When does healthy eating become a problem?
In the late 70s Dr Steven Bratman was an organic farmer. When he was working on his farm he began to get obsessed with healthy food. He wouldn’t eat anything unless he knew where it came from. This obsession began to take over his life and started to affect his family life.
Jordan Young became vegan to help combat indigestion. It worked and she quickly became a notable blogger on living a vegan lifestyle. It wasn’t long until her diet became more of an obsession and soon, vegan food was all she would think about. She became malnourished and was emotionally distraught.
Both Bratman and Young suffered from orthorexia. Orthorexia nervosa is an eating disorder that was coined in 1996 by Bratman himself. The word ‘ortho’ means proper or correct, indicating an obsession with eating pure and healthy food.
Orthorexia isn’t currently recognised in the DSM-5 (The Diagnostic and Statistical Manual of Mental Disorders) as a clinical disorder, however it is becoming increasingly common.
Unlike more well-known eating disorders like anorexia and bulimia, orthorexia isn’t about changing body shape – it is about the exclusion of food groups to achieve ‘perfection’ in their eating habits.
So, why is this becoming more common? One theory is current food trends. Gluten-free diets, organic eating and vegan food are all very popular right now. And for some, following these trends can turn into an obsession. And while there is nothing wrong with eating healthily, or following these diets (especially if you have to for medical reasons) if your eating habits are causing you stress, it could be time to seek help.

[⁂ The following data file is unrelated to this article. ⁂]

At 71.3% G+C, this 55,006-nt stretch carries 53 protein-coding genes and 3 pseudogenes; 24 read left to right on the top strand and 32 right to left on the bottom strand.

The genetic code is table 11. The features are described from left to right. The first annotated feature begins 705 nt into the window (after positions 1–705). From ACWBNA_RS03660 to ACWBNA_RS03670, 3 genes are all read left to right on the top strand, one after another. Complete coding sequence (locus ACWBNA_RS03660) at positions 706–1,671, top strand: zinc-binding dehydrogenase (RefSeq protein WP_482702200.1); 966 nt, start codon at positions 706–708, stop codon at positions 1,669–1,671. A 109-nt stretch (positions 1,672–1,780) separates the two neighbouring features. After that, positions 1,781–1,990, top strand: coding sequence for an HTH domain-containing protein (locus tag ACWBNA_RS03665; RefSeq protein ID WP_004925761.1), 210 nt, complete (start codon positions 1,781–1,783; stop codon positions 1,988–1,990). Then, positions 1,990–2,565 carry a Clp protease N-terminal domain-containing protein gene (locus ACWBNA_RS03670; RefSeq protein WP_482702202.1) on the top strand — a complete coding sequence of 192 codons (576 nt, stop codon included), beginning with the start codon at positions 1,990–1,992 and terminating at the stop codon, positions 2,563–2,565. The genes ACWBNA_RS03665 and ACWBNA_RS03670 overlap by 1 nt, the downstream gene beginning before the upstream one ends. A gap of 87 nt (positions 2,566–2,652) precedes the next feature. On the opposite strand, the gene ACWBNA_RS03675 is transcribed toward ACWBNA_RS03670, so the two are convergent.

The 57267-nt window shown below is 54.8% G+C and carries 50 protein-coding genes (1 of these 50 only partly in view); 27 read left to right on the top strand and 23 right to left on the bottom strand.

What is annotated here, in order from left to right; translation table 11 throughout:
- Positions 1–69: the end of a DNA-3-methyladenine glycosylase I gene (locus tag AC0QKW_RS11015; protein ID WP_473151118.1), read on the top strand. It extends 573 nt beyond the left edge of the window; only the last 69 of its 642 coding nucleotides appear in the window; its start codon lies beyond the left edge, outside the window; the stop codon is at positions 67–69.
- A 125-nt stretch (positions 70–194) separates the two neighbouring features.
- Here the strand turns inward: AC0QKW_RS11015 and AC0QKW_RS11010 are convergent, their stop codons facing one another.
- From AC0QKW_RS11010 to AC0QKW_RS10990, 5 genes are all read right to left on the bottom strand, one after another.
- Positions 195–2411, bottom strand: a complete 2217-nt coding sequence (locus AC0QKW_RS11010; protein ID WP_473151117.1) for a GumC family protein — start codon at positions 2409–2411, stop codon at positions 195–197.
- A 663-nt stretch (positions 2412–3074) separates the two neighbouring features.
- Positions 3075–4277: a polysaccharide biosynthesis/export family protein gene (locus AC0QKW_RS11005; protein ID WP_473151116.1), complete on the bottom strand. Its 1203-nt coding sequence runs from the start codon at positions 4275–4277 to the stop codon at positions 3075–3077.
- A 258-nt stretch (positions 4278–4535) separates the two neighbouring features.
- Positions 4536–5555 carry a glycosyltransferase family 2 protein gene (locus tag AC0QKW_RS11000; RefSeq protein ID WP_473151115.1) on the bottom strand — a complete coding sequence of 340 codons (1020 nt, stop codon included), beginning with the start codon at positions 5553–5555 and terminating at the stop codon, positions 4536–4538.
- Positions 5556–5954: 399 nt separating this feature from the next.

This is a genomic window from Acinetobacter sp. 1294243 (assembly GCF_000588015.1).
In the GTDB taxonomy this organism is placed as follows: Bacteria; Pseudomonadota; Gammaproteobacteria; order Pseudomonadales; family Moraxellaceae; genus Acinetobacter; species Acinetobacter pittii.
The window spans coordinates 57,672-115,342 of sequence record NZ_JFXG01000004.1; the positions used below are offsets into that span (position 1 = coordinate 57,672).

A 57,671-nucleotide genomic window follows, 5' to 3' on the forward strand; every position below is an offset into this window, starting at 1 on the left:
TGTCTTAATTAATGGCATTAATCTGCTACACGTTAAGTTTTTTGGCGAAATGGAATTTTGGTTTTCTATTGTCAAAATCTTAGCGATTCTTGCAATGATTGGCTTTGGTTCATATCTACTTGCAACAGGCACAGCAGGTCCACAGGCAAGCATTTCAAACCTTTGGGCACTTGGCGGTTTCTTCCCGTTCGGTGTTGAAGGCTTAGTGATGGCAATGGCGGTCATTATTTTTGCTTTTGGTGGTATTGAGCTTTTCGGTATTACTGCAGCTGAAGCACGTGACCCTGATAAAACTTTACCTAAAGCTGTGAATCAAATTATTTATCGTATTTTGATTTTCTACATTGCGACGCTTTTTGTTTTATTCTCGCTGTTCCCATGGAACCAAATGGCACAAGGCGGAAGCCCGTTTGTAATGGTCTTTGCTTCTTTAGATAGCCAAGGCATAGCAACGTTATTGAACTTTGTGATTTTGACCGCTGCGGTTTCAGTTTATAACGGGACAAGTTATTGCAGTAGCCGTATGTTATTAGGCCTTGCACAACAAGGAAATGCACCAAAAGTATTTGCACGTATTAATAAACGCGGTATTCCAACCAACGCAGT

Ask yourself the following questions:
- Have you ever avoided a dinner invitation because you didn’t know what food would be served?
- Have you ever turned down someone elses cooking because a couple of ingredients concerned you?
- Have you ever felt anxious when shopping because you weren’t sure how clean the fruit/vegetables are?
If you answered yes, you may want to consider a visit to your GP. The most worrying result of orthorexia is malnutrition and in some cases it can become a gateway for anorexia. Bratman also says that orthorexia can emulate elements of addiction, especially in the sense that the sufferer must recognise that it’s a problem before it can be addressed.
In terms of treatment, many sufferers will need to see an eating disorder specialist. Alongside this psychological therapy, some sufferers may also find it helpful to explore hypnotherapy. Orthorexia is known for obsessional thoughts, something hypnotherapy can address.
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